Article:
Opportunity at National Institute of Standards and Technology (NIST)
Microscopic and Spectroscopic Characterization in Engineered Polymeric Materials
Engineering Laboratory, Materials and Structural Systems Division
Please note: This Agency only participates in the February and August reviews.
|Watson, Stephanie J.
The purpose of this research is to develop advanced characterization techniques for physical and chemical properties in the complex engineered polymeric systems during their service lives in energy, infrastructure, and other applications. Both microscopic (atomic force microscopy, electric force microscopy, laser scanning confocal microscopy and scanning electron microscopy) and spectroscopic (infrared microscope, Raman microscope, fluorescence microscope, ultra-violet visible spectroscopy, x-ray photoelectron spectroscopy) tools and other relevant techniques are explored. We will focus on the microstructural changes and chemical degradation on surface, individual layers, or interfaces in multilayer systems containing polymers. Recent work includes characterization of failure mode and degradation mechanism of polymeric encapsulation materials in photovoltaic modules, light-emitting diode, and other energy-related areas.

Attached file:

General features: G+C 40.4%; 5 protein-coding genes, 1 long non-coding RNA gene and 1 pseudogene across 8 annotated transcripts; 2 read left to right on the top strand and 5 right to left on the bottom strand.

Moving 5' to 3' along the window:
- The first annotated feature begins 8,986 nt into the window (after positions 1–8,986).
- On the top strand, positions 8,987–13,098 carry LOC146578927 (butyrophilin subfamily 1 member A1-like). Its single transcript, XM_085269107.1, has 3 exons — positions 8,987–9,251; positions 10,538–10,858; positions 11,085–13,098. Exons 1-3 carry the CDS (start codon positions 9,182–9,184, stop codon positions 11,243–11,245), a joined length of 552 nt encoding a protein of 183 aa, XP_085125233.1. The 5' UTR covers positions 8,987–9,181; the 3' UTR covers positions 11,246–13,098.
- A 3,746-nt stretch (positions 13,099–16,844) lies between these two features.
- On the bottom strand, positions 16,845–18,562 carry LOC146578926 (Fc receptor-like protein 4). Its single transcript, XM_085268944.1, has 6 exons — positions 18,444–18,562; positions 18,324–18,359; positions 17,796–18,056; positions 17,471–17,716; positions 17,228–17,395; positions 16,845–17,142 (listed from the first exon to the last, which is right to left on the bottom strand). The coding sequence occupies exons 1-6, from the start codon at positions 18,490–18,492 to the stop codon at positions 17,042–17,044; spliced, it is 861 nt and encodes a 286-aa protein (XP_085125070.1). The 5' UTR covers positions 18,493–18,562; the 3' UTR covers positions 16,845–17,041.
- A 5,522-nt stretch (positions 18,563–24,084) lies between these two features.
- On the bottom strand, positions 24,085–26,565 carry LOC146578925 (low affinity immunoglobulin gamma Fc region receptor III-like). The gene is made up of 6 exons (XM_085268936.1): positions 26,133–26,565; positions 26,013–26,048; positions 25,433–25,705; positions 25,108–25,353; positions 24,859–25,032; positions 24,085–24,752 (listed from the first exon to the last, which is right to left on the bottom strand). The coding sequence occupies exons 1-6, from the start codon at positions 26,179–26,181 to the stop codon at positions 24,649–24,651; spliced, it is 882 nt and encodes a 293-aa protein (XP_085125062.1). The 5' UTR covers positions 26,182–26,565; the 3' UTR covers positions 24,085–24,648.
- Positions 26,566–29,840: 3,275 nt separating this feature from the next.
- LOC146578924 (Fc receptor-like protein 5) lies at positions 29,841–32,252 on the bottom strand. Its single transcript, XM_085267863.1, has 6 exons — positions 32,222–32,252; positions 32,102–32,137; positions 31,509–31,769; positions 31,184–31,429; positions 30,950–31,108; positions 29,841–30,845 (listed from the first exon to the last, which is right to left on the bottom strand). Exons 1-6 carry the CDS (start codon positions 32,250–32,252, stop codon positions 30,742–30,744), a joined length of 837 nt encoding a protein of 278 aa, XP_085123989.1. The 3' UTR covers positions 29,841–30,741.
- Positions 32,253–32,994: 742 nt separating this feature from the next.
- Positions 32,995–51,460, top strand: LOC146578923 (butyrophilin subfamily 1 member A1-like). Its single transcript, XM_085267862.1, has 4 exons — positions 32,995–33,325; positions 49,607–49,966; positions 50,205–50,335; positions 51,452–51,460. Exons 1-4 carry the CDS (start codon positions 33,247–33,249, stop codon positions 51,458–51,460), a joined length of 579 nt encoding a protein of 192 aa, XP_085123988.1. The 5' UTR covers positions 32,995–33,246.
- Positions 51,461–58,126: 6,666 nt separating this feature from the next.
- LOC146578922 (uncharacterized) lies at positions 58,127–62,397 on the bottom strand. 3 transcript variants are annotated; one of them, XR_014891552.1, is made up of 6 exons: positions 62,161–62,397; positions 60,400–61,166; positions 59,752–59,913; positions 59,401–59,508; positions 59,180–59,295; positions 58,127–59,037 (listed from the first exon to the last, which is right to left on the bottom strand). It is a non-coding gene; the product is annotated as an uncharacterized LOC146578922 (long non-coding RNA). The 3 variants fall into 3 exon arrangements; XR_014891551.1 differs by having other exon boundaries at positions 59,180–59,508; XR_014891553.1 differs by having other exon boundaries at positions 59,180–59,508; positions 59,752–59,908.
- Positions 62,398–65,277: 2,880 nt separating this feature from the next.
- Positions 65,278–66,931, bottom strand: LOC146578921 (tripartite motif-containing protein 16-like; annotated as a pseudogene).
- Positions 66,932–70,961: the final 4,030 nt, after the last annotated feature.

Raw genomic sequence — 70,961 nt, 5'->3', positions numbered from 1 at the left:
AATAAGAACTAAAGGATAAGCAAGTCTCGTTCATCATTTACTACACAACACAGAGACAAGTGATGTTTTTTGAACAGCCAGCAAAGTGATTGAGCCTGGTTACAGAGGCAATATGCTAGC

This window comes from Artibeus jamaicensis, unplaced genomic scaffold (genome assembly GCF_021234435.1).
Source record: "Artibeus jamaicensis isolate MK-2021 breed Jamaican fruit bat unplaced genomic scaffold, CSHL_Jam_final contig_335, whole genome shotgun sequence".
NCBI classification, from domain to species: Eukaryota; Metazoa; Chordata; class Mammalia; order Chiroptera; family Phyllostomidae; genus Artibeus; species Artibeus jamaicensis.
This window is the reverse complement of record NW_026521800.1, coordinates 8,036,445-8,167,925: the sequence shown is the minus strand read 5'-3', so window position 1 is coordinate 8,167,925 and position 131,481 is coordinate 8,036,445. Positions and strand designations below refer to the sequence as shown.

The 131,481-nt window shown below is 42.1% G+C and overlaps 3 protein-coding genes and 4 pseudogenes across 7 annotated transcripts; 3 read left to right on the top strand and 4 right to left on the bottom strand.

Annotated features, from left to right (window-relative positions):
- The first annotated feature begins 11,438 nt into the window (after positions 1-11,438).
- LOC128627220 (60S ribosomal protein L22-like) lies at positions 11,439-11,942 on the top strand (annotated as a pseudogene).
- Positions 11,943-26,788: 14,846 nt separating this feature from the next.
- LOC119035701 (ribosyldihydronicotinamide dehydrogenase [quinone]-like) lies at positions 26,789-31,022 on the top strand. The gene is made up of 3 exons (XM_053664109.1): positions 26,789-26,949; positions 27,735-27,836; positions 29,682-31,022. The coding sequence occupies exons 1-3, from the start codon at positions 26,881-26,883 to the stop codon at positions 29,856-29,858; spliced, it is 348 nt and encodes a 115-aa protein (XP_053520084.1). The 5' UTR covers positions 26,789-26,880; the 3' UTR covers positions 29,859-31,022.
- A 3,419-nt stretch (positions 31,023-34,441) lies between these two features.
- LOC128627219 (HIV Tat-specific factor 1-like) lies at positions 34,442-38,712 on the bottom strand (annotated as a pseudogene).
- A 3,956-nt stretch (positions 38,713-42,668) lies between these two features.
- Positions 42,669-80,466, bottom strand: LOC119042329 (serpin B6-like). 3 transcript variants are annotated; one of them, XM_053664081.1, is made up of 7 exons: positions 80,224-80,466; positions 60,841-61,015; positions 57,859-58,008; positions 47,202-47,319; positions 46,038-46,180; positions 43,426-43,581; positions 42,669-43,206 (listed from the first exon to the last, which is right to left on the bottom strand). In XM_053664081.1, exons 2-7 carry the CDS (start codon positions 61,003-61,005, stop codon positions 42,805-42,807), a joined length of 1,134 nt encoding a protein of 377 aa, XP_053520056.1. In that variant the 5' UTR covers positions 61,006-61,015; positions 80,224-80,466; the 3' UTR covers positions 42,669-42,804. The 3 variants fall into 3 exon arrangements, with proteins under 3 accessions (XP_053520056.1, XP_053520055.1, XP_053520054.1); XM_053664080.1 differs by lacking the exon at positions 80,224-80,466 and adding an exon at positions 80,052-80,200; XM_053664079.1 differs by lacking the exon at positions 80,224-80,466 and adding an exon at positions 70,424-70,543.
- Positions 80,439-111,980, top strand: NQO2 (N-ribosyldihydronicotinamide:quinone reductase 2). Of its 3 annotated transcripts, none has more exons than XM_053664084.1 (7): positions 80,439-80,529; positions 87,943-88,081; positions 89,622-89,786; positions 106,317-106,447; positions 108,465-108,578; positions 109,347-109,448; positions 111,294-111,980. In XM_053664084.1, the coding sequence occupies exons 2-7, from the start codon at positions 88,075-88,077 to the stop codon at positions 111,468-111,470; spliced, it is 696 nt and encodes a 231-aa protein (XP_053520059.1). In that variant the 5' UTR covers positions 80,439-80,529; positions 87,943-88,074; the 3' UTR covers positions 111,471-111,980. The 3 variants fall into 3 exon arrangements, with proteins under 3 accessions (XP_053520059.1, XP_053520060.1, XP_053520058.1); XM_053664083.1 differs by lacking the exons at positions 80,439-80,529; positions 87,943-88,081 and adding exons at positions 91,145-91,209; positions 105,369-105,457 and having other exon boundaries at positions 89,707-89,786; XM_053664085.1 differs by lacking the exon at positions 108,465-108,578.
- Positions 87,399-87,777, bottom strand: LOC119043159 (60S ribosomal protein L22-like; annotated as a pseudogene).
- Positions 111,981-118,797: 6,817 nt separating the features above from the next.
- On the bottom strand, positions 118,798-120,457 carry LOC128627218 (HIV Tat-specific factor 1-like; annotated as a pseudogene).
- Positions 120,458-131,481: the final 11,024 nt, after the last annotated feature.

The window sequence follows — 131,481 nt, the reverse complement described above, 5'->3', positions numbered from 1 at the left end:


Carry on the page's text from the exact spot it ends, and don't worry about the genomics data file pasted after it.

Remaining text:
Lin CC, Krommenhoek PJ, Watson SS, Gu X: “Depth profiling of degradation of multilayer photovoltaic backsheets after accelerated laboratory weathering: Cross-sectional Raman imaging”. Solar Energy Materials & Solar Cells 144: 289-299, 2016
Polymers; Atomic force microscopy; Scanning electron microscopy: Raman microscope; Infrared microscope; Degradation; Photovoltaic; Service life; Energy;
Open to U.S. citizens
Open to Postdoctoral applicants